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Safes don’t wear out very quickly.

Many safes we see date from Victorian times, and aren’t really suitable for more than small change since they’re not the best type to give all-round protection. In fact, an old safe could increase your chance of burglary because it’s seen as an easy target.

Most safe manufacturers sell a range of security safes of varying attack resistance and cash ratings, but not all safes are made to a recognised acceptable standard. The majority are designed to protect cash from theft when the key or combination holder isn’t present, usually when the premises are closed and unattended; and not necessarily during business hours when the safe is opened with the key or combination under duress.

If you handle a large amount of cash on your premises, it’s likely you’ll need a secure room where cash and safes can be kept and cash can be taken for processing during the day, or stored until it’s removed. Designing and constructing a secure cash-handling room requires specialist knowledge and experience.

  • Decide what the safe is for. A safe that protects computer disks from fire may not be the best for protecting a large amount of cash.
  • Similarly, a safe designed to deter against a daytime robbery such as a hold-up will need different features to one where an overnight burglary is the main risk.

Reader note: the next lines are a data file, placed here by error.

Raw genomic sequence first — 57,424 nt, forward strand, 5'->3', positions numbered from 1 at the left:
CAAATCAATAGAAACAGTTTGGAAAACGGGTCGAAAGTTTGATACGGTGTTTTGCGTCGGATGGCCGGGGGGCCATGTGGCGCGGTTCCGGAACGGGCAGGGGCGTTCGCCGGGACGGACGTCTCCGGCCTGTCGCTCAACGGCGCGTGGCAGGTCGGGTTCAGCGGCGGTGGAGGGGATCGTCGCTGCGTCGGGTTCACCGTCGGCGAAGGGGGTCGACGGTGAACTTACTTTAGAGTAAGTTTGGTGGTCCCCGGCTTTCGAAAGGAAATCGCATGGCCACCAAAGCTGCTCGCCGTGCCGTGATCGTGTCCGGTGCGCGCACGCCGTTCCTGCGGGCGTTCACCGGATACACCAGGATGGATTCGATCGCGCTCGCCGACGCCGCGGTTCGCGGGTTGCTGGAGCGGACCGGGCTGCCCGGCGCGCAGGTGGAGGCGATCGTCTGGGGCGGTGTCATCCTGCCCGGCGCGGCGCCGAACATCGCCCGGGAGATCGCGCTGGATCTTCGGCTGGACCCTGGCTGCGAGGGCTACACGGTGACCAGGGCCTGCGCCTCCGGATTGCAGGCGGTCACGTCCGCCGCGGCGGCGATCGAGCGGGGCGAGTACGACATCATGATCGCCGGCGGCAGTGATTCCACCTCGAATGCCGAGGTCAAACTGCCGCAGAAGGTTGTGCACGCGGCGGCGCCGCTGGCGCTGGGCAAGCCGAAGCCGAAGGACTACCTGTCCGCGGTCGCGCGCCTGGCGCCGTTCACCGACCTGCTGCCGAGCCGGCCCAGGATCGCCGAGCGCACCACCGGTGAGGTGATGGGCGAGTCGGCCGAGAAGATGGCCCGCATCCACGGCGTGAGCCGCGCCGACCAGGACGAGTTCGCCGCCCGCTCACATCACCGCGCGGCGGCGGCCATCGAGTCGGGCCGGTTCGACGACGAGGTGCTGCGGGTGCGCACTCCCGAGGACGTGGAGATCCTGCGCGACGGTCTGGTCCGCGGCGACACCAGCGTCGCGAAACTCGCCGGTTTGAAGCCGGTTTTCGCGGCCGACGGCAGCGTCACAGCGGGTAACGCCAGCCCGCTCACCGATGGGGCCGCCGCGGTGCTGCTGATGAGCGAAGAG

• Select the quality and strength of safe that you need. Normally, the higher the value that a safe is intended to protect, the stronger it needs to be. For security safes, look for one that has been tested and graded to BS EN 1143-1 (or BS EN 1143-2, for safes with deposit facilities) by a recognised independent testing organisation.

    - The Loss Prevention Certification Board (LPCB) maintains RedBook Live, a website that provides details of approved products and services, including safes they have tested.

    - The higher the grade number, the more resistant the safe should be to a forced opening. Most manufacturers will indicate a maximum value they recommend be kept in one of their security safes. However, this is only given for rough guidance, and won’t reflect the particular hazards relating to your business.

    - For security safes, look for safes which display the 'AIS Approved’  sticker.
  • Plan for peak periods and future growth when calculating what values may have to be protected by the safe.
  • Provide your insurance broker or agent with full details of the safe and get approval before ordering.
  • Make sure fire resistant safes have been tested by an independent testing organisation. The rating of the safe will usually be shown as fire resistance in minutes (normally 60 or 120 minutes). Fire resistant safes typically fall into two categories: those suitable for the protection of paper documents and those designed to protect computer data media, such as back-up discs.

    - Don’t buy a document safe if you want to protect computer media.

    - Even if a safe is an option, it’s still important to keep copies of your computer data away from the premises, as fires in commercial building can last for many hours – often longer than the resistance rating.